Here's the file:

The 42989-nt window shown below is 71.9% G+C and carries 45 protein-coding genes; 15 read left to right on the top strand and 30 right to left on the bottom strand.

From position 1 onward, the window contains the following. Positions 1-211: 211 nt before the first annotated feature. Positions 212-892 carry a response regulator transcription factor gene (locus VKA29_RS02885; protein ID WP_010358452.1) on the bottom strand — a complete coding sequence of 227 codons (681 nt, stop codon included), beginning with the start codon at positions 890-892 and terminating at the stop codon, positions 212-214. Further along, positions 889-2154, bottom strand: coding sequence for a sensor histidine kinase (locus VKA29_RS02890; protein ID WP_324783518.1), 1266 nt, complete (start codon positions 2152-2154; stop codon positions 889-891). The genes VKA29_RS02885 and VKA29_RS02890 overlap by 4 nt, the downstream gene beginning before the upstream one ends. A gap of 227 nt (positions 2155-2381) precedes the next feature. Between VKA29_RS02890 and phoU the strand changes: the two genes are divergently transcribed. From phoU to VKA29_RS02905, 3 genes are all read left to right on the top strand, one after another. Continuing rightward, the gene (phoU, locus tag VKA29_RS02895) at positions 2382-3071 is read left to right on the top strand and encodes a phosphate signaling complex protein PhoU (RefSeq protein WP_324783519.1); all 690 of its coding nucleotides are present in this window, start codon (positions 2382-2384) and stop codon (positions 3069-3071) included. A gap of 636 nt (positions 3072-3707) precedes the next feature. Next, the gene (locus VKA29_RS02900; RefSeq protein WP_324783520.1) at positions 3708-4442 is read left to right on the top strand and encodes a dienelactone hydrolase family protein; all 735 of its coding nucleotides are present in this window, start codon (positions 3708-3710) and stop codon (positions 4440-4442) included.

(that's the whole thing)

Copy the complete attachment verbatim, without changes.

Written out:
The 42989-nt window shown below is 71.9% G+C and carries 45 protein-coding genes; 15 read left to right on the top strand and 30 right to left on the bottom strand.

From position 1 onward, the window contains the following. Positions 1-211: 211 nt before the first annotated feature. Positions 212-892 carry a response regulator transcription factor gene (locus VKA29_RS02885; protein ID WP_010358452.1) on the bottom strand — a complete coding sequence of 227 codons (681 nt, stop codon included), beginning with the start codon at positions 890-892 and terminating at the stop codon, positions 212-214. Further along, positions 889-2154, bottom strand: coding sequence for a sensor histidine kinase (locus VKA29_RS02890; protein ID WP_324783518.1), 1266 nt, complete (start codon positions 2152-2154; stop codon positions 889-891). The genes VKA29_RS02885 and VKA29_RS02890 overlap by 4 nt, the downstream gene beginning before the upstream one ends. A gap of 227 nt (positions 2155-2381) precedes the next feature. Between VKA29_RS02890 and phoU the strand changes: the two genes are divergently transcribed. From phoU to VKA29_RS02905, 3 genes are all read left to right on the top strand, one after another. Continuing rightward, the gene (phoU, locus tag VKA29_RS02895) at positions 2382-3071 is read left to right on the top strand and encodes a phosphate signaling complex protein PhoU (RefSeq protein WP_324783519.1); all 690 of its coding nucleotides are present in this window, start codon (positions 2382-2384) and stop codon (positions 3069-3071) included. A gap of 636 nt (positions 3072-3707) precedes the next feature. Next, the gene (locus VKA29_RS02900; RefSeq protein WP_324783520.1) at positions 3708-4442 is read left to right on the top strand and encodes a dienelactone hydrolase family protein; all 735 of its coding nucleotides are present in this window, start codon (positions 3708-3710) and stop codon (positions 4440-4442) included.